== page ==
Ephesians 4:11-13 says, “He Himself gave some as apostles and some as prophets and some as evangelists and some as shepherds and teachers, for the perfecting of the saints unto the work of the ministry, unto the building up of the Body of Christ, until we all arrive at the oneness of the faith and of the full knowledge of the Son of God, at a full-grown man, at the measure of the stature of the fullness of Christ.”
The kinds of people spoken of here are slightly different from those spoken of in Romans 12 and 1 Corinthians 12. The people here are all ministers of the word. God’s intention in giving the church these ministers of the word is for the building up of the Body of Christ. The ministers of the word have a special place in the building up of the Body of Christ. For the building up of the Body of Christ, we should ask God for more ministers of the word.
At the same time, the church should provide ample opportunities for new believers to manifest themselves, to see whether they are ministers of the word. We should not hinder the gifts that God has given them. We should not take away their opportunity to manifest themselves as ministers of the word. For the Body of Christ to be built up, the church must ask God for more ministers of the word. It must also provide ample opportunities for each one to manifest himself as a minister of the word.
First Corinthians 10:16-17 says, “The cup of blessing which we bless, is it not the fellowship of the blood of Christ? The bread which we break, is it not the fellowship of the body of Christ? Seeing that there is one bread, we who are many are one Body; for we all partake of the one bread.”
The church is the Body of Christ. Therefore, its mission on earth is to express this Body and to manifest the oneness of this Body. It should show everyone that the Body is one. The church does not need to wait until it is in heaven before expressing the oneness of the Body. It expresses the oneness of the Body while it is here on earth.
“Seeing that there is one bread, we who are many are one Body.” In the New Testament the breaking of bread is a very important matter. Whenever we come on the Lord’s Day to break bread and remember the Lord, we acknowledge that the Lord has broken His body for us. We also express that the Body is one. The breaking of bread signifies the Lord’s giving of Himself in love on the cross for us; the oneness speaks of the union among God’s children. Every Lord’s Day we come to the Lord to acknowledge that His body was broken for us and that all of God’s children are one. On the one hand, we testify that the Lord’s body was broken for us. On the other hand, we testify that the church is the Body of Christ and that this Body is one. We who are many are one bread and one Body. We express this oneness. Whoever understands the Body of Christ renders this testimony on the Lord’s Day. On this day he testifies that there is only one bread. In the eyes of God, this bread is the center of all the meetings. God’s children should gather together for the purpose of breaking bread and fellowshipping with one another. The more one understands the Body of Christ, the more he will testify of the oneness of the Body through the breaking of bread. The breaking of bread is a remembrance of the Lord’s death, and it is an expression of the oneness of the Body. “Seeing that there is one bread, we who are many are one Body.” We do this to show the world, the universe, and the whole creation that the church is one Body!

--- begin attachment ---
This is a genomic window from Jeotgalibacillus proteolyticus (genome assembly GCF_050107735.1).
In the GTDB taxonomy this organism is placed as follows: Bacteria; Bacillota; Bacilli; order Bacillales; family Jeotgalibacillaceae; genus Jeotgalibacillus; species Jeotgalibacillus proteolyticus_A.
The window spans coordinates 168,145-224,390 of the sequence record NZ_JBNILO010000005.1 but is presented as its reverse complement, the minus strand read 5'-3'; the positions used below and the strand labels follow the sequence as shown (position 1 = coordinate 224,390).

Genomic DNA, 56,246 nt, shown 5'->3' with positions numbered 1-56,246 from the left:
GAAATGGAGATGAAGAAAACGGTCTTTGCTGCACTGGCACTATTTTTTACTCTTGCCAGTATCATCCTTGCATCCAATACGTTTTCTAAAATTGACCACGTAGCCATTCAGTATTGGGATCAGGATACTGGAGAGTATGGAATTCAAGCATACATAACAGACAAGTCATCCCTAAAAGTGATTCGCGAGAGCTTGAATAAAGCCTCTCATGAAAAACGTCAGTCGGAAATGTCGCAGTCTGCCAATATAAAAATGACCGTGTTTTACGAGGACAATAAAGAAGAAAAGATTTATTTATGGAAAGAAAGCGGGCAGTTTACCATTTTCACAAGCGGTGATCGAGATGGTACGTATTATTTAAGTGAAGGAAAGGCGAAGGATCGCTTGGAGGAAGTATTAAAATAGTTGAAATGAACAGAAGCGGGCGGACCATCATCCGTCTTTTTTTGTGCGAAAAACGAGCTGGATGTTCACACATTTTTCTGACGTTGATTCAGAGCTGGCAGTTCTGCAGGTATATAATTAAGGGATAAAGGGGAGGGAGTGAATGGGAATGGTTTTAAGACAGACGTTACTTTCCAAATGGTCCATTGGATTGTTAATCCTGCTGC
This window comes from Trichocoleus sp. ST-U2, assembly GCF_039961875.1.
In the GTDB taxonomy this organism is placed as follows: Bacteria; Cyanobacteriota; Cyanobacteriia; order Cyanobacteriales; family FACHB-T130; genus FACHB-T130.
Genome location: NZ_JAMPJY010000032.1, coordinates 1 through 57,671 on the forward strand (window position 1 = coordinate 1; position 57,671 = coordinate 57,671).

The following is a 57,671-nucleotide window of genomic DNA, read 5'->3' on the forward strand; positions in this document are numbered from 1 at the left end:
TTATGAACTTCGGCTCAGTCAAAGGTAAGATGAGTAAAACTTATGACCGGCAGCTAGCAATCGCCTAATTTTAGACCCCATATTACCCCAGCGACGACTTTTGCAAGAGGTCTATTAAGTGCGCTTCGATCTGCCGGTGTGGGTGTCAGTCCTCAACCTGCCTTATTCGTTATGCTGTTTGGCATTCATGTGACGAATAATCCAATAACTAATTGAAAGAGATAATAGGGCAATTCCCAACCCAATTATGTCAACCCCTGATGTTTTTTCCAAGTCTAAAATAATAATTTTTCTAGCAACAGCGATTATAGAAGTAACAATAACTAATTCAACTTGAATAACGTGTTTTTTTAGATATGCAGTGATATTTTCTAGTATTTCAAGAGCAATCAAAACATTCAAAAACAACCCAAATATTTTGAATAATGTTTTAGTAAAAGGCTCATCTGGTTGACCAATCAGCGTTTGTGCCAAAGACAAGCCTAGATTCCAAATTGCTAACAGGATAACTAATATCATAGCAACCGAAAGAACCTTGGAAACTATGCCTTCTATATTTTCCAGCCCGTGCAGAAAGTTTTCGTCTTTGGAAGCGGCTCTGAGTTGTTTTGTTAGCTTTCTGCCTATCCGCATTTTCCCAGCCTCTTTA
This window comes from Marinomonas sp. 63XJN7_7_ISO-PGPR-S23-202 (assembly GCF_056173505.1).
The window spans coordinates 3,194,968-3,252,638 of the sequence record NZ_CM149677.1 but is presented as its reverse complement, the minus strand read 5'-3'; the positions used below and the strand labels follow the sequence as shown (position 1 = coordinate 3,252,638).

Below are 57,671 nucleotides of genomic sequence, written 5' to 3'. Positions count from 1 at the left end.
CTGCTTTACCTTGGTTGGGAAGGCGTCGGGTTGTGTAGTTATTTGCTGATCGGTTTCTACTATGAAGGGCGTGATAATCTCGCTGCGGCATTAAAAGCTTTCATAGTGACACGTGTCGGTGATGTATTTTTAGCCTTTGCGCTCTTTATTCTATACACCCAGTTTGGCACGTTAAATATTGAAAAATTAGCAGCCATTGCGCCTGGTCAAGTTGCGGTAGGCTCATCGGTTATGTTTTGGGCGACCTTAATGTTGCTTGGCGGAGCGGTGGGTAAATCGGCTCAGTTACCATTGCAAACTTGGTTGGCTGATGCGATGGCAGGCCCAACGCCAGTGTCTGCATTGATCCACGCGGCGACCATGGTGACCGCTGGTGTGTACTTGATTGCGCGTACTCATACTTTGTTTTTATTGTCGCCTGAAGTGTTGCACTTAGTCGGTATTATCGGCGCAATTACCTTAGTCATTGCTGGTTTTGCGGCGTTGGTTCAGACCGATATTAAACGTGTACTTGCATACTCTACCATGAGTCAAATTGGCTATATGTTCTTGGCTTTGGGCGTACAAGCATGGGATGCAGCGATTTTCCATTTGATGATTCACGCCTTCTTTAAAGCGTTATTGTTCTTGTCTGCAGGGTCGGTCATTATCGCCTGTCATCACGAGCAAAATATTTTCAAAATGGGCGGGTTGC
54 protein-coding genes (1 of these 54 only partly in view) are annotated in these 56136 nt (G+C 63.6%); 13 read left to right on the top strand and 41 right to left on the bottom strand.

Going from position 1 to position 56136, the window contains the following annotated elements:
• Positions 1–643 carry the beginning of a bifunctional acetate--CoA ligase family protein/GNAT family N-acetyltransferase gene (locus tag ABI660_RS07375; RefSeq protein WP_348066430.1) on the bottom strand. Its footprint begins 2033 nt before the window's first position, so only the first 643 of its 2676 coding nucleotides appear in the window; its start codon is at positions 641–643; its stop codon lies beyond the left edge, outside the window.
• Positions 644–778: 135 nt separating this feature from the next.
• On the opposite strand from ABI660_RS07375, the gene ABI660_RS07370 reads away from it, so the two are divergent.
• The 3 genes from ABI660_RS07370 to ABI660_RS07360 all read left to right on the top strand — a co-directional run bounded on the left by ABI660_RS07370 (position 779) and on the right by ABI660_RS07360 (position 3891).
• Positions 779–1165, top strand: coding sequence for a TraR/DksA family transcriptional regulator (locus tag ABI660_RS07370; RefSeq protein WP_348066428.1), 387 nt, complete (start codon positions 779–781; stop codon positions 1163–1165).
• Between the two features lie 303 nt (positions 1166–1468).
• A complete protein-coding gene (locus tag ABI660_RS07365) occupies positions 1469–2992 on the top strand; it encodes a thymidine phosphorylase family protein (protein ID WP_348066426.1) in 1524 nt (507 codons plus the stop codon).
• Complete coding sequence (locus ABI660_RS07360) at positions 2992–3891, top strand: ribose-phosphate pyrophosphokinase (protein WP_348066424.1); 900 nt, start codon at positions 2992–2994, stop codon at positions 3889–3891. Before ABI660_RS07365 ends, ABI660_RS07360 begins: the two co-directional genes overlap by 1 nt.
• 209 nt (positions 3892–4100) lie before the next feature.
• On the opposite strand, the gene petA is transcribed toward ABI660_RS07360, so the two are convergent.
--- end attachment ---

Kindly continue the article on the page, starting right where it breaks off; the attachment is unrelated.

May the Lord be gracious to us, and may He show us clearly that the basis for forming the church is the Body of Christ. We are members one of another in the Body. Through the baptism of the Spirit, we are constituted as one Body. Thus our fellowship should be based only on the Body of Christ. In the Body every member has its function and every member should serve. We should ask God for more ministers of the word on behalf of the church, ministers who will perfect the saints to the work of the ministry unto the building up of the Body of Christ. We should also express the testimony of the oneness of this Body through the breaking of bread. May God bless all of us!